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UAMS News Bureau

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4301 West Markham #890
Little Rock, AR 72205-7199

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News Release
Friday, August 17, 2012
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Leslie W. Taylor, 501-686-8998
Wireless phone: 501-951-7260
Leslie@uams.edu
Andrea Peel, 501-686-8996
Wireless phone: 501-351-7903
Andrea@uams.edu
Pryor, Boozman Help Celebrate New UAMS Cancer Research Labs


LITTLE ROCK – U.S. Sens. Mark Pryor and John Boozman were on hand today for the unveiling of new cancer research labs at the University of Arkansas for Medical Sciences (UAMS).

Located on the ninth and 11th floors of the UAMS Winthrop P. Rockefeller Cancer Institute, the space features research labs designed with an open floor plan to promote collaboration and interaction among scientists.

“Research is the key to understanding why cancer develops and in finding new, more effective ways to treat our patients. These research labs will give us a significant advantage as we move forward in our current and new research programs,” said Peter Emanuel, M.D., Cancer Institute director and professor of medicine the UAMS College of Medicine.

The construction project, paid for by a nearly $10.5 million grant from the National Institutes of Health (NIH), completes two previously unfinished floors in the Cancer Institute’s expansion tower that opened in August 2010. Funding for the grant came from the American Recovery and Reinvestment Act of 2009 stimulus monies allocated to the NIH for construction grants.
“All Arkansans can be proud of the research being conducted at UAMS. This expansion, made possible in part with stimulus funds, will further enhance life-saving research and treatments,” Pryor said. “It’s an honor to support this effort and work with UAMS to strengthen cancer research in our state.”
The opening of the two floors results in an additional 33,660 net square feet of research space at the Cancer Institute, Arkansas’ only academic cancer research center.

“We are all proud of the work being done at UAMS. Now, with these floors devoted to cancer research, it will be possible to bring treatments to patients more quickly and produce new advancements in the effort to fight cancer. It will also make it possible for UAMS to recruit our country’s brightest scientists to live and work in Arkansas. I’m honored to support this effort and work with UAMS to strengthen cancer research in our state,” Boozman said.

Research labs on the ninth floor are devoted to research on “liquid cancers,” such as multiple myeloma, leukemia and lymphoma. It also houses the proteomics shared facility, where scientists study proteins and how they can lead to “personalized” medicine.

Orthopaedic oncology and the Center for Orthopaedic Research already occupy previously constructed space on the ninth floor.

The 11th floor labs are dedicated to solid tumors, including brain, skin, breast and cervical cancers. The metabolomics and nanomedicine shared facilities also can be found on this floor. Metabolomics is the study of the small molecules in biological systems such as tumors and has the potential to provide detailed information of tumor types and stages, and their response to therapies.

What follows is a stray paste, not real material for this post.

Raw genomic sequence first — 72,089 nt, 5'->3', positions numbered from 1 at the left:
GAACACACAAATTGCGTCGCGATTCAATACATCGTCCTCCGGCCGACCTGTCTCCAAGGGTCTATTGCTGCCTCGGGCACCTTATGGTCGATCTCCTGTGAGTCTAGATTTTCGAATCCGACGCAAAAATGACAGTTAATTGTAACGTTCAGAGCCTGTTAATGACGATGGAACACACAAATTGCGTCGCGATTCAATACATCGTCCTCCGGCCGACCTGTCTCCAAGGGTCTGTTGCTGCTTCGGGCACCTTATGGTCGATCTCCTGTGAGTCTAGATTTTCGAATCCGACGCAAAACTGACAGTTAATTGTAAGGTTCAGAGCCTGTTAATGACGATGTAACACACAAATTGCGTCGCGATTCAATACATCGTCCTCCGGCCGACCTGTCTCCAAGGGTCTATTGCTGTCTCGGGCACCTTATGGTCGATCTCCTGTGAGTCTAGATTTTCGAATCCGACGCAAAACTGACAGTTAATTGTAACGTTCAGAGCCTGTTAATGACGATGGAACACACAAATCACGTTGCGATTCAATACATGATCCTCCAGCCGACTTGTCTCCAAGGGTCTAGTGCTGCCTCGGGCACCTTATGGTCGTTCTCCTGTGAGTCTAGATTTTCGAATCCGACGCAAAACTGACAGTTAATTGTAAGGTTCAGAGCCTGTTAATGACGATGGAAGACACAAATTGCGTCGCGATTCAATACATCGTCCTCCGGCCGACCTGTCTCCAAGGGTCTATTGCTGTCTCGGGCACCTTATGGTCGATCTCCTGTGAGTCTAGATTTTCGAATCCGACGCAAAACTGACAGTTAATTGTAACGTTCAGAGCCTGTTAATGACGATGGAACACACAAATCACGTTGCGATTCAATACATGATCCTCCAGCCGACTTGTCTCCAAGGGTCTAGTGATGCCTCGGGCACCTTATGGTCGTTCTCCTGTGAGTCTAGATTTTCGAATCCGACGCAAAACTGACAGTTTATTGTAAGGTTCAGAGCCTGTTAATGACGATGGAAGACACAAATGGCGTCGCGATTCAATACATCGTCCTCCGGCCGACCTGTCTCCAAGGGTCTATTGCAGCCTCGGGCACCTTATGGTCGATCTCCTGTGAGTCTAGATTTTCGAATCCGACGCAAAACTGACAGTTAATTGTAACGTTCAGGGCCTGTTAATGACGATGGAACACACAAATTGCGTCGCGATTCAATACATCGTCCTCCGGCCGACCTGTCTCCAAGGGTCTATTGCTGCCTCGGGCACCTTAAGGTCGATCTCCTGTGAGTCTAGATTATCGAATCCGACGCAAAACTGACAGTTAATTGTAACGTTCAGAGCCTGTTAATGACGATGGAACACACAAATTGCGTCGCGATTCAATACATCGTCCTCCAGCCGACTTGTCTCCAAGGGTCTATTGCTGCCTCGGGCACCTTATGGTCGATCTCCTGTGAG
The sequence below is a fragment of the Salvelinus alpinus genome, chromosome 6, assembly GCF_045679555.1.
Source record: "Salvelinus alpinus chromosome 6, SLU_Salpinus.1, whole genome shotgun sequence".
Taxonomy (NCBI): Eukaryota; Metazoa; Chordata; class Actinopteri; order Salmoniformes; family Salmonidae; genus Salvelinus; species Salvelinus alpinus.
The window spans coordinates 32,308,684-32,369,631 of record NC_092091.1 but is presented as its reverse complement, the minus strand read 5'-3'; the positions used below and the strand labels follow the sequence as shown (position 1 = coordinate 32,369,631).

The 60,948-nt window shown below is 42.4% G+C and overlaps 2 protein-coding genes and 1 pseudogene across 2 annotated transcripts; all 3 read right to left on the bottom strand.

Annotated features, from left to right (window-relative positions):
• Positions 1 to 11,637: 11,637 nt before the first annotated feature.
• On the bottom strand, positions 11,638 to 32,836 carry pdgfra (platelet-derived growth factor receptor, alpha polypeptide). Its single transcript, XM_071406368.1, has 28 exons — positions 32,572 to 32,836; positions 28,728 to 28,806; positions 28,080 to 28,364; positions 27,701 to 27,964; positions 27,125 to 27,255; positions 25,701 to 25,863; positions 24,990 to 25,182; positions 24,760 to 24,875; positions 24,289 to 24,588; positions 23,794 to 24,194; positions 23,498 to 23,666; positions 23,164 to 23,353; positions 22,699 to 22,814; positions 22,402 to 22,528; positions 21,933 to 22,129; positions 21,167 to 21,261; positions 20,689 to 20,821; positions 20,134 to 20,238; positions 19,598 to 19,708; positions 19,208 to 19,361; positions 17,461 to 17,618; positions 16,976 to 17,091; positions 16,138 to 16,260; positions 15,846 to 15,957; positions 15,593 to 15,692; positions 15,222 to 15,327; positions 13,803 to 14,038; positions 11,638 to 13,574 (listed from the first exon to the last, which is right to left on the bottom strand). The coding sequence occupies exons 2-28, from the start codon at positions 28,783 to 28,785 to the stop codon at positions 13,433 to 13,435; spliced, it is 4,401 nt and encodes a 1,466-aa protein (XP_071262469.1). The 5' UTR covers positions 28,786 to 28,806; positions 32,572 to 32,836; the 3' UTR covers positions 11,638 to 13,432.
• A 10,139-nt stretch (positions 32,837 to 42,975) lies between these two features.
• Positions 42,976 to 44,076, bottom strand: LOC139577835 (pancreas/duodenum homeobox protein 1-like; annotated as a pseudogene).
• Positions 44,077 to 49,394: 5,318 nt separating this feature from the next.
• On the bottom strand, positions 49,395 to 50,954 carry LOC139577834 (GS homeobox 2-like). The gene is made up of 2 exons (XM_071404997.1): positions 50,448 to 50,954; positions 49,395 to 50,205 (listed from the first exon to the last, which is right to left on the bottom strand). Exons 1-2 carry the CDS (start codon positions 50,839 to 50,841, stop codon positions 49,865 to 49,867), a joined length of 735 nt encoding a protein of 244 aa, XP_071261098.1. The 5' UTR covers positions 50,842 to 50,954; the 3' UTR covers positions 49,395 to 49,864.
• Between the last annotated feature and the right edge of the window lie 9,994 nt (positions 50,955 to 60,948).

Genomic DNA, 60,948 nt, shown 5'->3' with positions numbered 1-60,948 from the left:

Nanomedicine refers to the medical application of nanotechnology and involves the creation and use of materials and devices at the level of molecules and atoms, about one-billionth the size of a meter.

“One of our main goals in designing these research labs was to encourage collaboration between scientists and promote the cost-efficient use of shared equipment,” Emanuel said. For example, central equipment corridors are located on each floor to house large, noisy and heat-producing equipment, including -80 degree Celsius freezers and large centrifuges.

Desks for techs and students are located on the perimeter of each floor and are separated from the lab space by sliding glass doors. This design minimizes the risk of contamination in the lab area from food, drink or dust.

In addition to the research space, each floor has two conference rooms, a library, an administrative work space and a coffee bar/break room, all deliberately designed to maximize collaboration. All areas of the research floors have access to natural light.

Cromwell Architects and Engineers, Little Rock, were the lead architects for this project. FKP Architects of Houston provided research expertise. CDI Contractors was the general contractor.

UAMS is the state’s only comprehensive academic health center, with colleges of Medicine, Nursing, Pharmacy, Health Professions and Public Health; a graduate school; a hospital; a statewide network of regional centers; and seven institutes: the Winthrop P. Rockefeller Cancer Institute, the Jackson T. Stephens Spine & Neurosciences Institute, the Myeloma Institute for Research and Therapy, the Harvey & Bernice Jones Eye Institute, the Psychiatric Research Institute, the Donald W. Reynolds Institute on Aging and the Translational Research Institute. Named best Little Rock metropolitan area hospital by U.S. News & World Report, it is the only adult Level 1 trauma center in the state. UAMS has more than 2,800 students and 775 medical residents. It is the state’s largest public employer with more than 10,000 employees, including about 1,000 physicians and other professionals who provide care to patients at UAMS, Arkansas Children’s Hospital, the VA Medical Center and UAMS’ Area Health Education Centers throughout the state. Visit www.uams.edu or www.uamshealth.com.

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